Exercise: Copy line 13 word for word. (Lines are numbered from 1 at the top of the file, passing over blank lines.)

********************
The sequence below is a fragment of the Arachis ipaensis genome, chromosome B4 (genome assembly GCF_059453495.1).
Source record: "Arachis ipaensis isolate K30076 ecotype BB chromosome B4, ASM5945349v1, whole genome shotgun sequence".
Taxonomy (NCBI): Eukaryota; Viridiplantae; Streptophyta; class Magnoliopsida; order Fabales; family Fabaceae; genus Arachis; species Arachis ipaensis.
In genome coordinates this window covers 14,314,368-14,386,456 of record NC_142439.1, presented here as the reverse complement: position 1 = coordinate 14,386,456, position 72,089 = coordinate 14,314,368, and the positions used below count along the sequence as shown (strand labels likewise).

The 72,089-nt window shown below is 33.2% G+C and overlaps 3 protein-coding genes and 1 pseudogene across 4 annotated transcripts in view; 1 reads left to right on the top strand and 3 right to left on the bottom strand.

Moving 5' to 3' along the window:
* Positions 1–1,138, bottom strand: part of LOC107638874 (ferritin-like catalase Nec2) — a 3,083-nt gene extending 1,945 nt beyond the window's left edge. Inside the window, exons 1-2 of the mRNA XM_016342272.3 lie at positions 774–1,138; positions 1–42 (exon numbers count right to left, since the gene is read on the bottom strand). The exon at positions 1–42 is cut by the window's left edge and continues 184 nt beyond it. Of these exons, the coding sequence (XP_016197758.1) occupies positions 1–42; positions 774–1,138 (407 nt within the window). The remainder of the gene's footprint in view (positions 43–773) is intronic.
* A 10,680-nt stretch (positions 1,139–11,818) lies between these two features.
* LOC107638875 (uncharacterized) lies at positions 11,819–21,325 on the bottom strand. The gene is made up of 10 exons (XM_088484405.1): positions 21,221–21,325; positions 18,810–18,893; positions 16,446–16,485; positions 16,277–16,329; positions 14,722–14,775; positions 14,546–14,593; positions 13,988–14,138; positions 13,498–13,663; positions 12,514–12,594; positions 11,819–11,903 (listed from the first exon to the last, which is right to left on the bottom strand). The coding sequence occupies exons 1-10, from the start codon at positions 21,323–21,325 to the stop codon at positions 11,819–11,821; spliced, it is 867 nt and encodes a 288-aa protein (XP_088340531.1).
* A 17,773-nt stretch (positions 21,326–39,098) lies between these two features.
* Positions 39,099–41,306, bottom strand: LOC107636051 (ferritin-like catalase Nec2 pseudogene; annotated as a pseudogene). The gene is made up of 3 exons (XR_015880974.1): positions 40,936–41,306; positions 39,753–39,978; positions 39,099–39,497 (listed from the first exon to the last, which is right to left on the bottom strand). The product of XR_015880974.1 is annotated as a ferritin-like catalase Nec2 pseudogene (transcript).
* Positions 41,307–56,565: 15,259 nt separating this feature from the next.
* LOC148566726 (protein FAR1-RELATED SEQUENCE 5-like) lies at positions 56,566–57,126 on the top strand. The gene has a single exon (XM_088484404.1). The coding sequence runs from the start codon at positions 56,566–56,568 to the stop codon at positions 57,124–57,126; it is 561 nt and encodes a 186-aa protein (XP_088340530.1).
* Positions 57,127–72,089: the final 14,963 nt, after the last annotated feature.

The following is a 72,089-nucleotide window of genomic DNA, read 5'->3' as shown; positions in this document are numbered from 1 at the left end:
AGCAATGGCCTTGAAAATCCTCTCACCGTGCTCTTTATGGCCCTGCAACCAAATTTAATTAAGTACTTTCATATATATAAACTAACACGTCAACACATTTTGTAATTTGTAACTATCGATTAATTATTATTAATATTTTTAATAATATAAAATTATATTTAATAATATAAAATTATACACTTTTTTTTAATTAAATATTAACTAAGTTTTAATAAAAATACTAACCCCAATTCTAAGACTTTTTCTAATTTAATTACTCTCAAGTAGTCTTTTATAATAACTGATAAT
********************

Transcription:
* LOC148566726 (protein FAR1-RELATED SEQUENCE 5-like) lies at positions 56,566–57,126 on the top strand. The gene has a single exon (XM_088484404.1). The coding sequence runs from the start codon at positions 56,566–56,568 to the stop codon at positions 57,124–57,126; it is 561 nt and encodes a 186-aa protein (XP_088340530.1).